“Who am I?” is a question that is often asked and seldom answered. But as several articles in this issue suggest, the question itself may need to be reframed: biologists are discovering that it is frequently more informative to ask, “Who are we?”

Don't oversell the human microbiome until its medical promise has been established.

The 'we' refers to the wild profusion of bacteria, fungi and viruses that colonize the human body. These unseen passengers number in the trillions. According to one common estimate, the human gut contains at least a kilogram of bacteria alone. They contribute so much to human biology that it is difficult to say where the body ends and the microbes begin — which is why several massive projects have now started up to characterize the human microbiota in its entirety (see page 578).

Microbiologists are understandably excited by this opportunity. So, too, are the food and pharmaceutical industries. When it comes to profitable applications to human health, the microbiome could well offer distinct advantages over the more famous genome. Human genes are notoriously difficult and risky to tamper with. But, in theory at least, the microbiome should be relatively easy to change by the selective addition or removal of bacterial species, or by altering their genetic components. This idea has some basis. Antibiotics and 'probiotic' foods have already been shown to calm inflammatory bowel diseases in some instances. In this issue, for example, researchers show how intestinal inflammation can be reduced by a single molecule produced by a gut bacterium (see pages 602 and 620). And there is increasing acceptance that certain foods, or the bacteria contained in them, can alter gut microbiota in ways that are beneficial to health in general.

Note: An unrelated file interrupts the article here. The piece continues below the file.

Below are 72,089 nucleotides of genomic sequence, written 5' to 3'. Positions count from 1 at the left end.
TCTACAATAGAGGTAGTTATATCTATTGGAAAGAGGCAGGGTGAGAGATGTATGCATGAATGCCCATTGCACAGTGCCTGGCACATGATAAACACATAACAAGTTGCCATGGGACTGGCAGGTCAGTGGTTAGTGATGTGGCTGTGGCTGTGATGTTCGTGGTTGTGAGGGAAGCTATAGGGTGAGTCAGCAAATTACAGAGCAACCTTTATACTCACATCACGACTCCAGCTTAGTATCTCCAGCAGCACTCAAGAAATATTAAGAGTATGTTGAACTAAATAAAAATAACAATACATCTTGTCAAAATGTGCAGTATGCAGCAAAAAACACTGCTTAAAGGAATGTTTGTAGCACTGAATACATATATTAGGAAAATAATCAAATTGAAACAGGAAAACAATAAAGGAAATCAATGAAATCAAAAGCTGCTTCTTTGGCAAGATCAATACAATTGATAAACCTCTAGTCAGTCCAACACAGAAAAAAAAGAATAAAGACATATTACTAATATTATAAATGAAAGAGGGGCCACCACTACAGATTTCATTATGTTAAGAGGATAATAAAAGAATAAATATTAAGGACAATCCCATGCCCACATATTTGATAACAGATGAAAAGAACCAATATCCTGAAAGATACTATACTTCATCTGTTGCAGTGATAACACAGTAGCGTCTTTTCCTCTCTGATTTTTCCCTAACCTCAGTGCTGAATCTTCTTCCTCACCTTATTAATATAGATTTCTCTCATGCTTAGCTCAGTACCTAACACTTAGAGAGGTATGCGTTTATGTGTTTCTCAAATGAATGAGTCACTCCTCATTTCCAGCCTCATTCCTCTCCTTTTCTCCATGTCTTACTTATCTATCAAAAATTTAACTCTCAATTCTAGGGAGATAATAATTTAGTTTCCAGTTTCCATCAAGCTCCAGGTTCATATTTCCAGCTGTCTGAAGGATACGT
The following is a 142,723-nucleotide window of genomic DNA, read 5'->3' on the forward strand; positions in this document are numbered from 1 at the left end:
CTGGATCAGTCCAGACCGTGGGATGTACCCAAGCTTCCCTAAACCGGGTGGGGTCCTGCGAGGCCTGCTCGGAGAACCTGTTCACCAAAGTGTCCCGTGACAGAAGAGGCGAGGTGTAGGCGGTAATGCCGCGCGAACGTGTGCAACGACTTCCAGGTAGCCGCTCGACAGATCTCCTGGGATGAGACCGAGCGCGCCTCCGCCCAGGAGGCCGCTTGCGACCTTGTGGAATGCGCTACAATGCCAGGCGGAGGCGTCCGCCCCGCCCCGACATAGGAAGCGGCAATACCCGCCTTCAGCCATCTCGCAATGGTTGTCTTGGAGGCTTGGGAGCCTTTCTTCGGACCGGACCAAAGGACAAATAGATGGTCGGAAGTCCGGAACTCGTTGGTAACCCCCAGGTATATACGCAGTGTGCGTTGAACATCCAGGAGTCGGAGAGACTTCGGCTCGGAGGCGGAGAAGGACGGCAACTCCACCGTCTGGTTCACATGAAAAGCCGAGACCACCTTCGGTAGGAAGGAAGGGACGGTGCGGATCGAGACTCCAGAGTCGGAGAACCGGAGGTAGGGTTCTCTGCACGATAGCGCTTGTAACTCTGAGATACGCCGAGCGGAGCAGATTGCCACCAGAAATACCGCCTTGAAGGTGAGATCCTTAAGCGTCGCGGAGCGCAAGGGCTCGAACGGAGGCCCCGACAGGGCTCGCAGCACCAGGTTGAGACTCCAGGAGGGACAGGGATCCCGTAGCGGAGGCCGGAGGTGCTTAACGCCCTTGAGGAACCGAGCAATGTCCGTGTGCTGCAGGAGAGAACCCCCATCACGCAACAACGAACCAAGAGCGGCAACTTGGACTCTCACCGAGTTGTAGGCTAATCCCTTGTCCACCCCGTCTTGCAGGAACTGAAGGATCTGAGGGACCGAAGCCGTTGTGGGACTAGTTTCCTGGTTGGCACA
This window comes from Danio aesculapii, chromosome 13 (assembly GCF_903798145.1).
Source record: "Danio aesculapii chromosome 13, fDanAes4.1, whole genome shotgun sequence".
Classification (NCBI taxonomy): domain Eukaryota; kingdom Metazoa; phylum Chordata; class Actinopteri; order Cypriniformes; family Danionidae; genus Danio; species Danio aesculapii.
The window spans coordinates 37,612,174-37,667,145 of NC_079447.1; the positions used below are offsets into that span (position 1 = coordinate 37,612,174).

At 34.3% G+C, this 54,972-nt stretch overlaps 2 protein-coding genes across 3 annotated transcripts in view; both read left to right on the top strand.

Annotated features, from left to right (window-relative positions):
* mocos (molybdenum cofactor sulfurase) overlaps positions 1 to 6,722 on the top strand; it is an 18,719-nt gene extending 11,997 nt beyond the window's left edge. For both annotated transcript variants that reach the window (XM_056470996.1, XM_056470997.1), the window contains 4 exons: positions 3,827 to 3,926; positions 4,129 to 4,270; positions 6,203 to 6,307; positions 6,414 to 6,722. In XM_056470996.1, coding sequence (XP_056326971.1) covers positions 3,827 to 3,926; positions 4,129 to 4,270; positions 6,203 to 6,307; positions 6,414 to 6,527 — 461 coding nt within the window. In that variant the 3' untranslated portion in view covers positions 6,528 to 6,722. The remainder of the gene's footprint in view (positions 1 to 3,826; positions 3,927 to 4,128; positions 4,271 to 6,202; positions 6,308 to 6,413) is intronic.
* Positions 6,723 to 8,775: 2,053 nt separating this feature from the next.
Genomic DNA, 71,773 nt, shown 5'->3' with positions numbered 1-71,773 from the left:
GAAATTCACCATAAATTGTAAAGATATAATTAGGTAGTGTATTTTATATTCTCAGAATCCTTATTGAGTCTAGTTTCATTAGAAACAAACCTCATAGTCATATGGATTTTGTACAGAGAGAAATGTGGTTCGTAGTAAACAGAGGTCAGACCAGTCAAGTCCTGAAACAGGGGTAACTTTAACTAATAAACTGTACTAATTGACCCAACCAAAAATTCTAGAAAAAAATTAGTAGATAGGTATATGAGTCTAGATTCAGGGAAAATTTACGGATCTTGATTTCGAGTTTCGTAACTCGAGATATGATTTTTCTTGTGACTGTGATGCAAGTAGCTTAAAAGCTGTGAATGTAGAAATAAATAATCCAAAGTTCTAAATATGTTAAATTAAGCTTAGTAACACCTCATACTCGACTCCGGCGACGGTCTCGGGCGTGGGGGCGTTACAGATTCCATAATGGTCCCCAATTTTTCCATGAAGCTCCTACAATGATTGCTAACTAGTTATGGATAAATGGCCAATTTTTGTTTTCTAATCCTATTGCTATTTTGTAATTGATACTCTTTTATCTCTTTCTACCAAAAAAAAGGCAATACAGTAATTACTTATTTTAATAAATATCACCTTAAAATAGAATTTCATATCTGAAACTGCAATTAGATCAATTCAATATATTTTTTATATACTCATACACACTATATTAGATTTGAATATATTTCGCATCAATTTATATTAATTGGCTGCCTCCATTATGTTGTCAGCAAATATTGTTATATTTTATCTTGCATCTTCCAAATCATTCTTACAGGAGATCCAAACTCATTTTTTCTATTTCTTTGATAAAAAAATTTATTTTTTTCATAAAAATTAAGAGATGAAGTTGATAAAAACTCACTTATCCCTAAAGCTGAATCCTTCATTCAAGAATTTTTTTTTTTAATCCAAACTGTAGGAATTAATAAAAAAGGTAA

The new appreciation of the microbiome comes just as some observers have started to question whether the human genome can deliver on its once-hyped promises to tackle disease. To take just one example, anyone so inclined can now pay genetic-testing companies for a preliminary rundown of the genetic variations associated with his or her risk of developing cancer, obesity and other conditions. But the risks identified are often so low or unclear that people are questioning whether the information will actually prompt the changes in health behaviour, such as losing weight, that could make them valuable (see page 570).

For all the excitement, however, researchers involved in the human microbiome efforts can learn a valuable lesson from the genome experience. Simply put: be circumspect. Don't oversell the human microbiome until its medical promise has been established. Remember that the understanding of these microbial communities is still fragmentary, at best — and that it is far from established that the microbiota can be radically altered without upsetting the balance and causing harm, or that any alterations will last more than a few months. Indeed, attempts to understand the dynamics of gut colonization are still in their infancy (see page 581).

In the meantime, microbiologists should celebrate their quest to map, catalogue and understand the human microbiome for the inspiring saga it is. Certainly there is food for thought in the fact that everyone has inside them exotic environments that support communities as diverse as any rainforest. There is a unique ecological perspective on food itself, and the effects that different foodstuffs, such as processed versus unprocessed ones, have on these environments.

There is a compelling new take on humankind's place in the world — a realization that “Who am I?” cannot be fully answered until it is fully understood who 'we' are.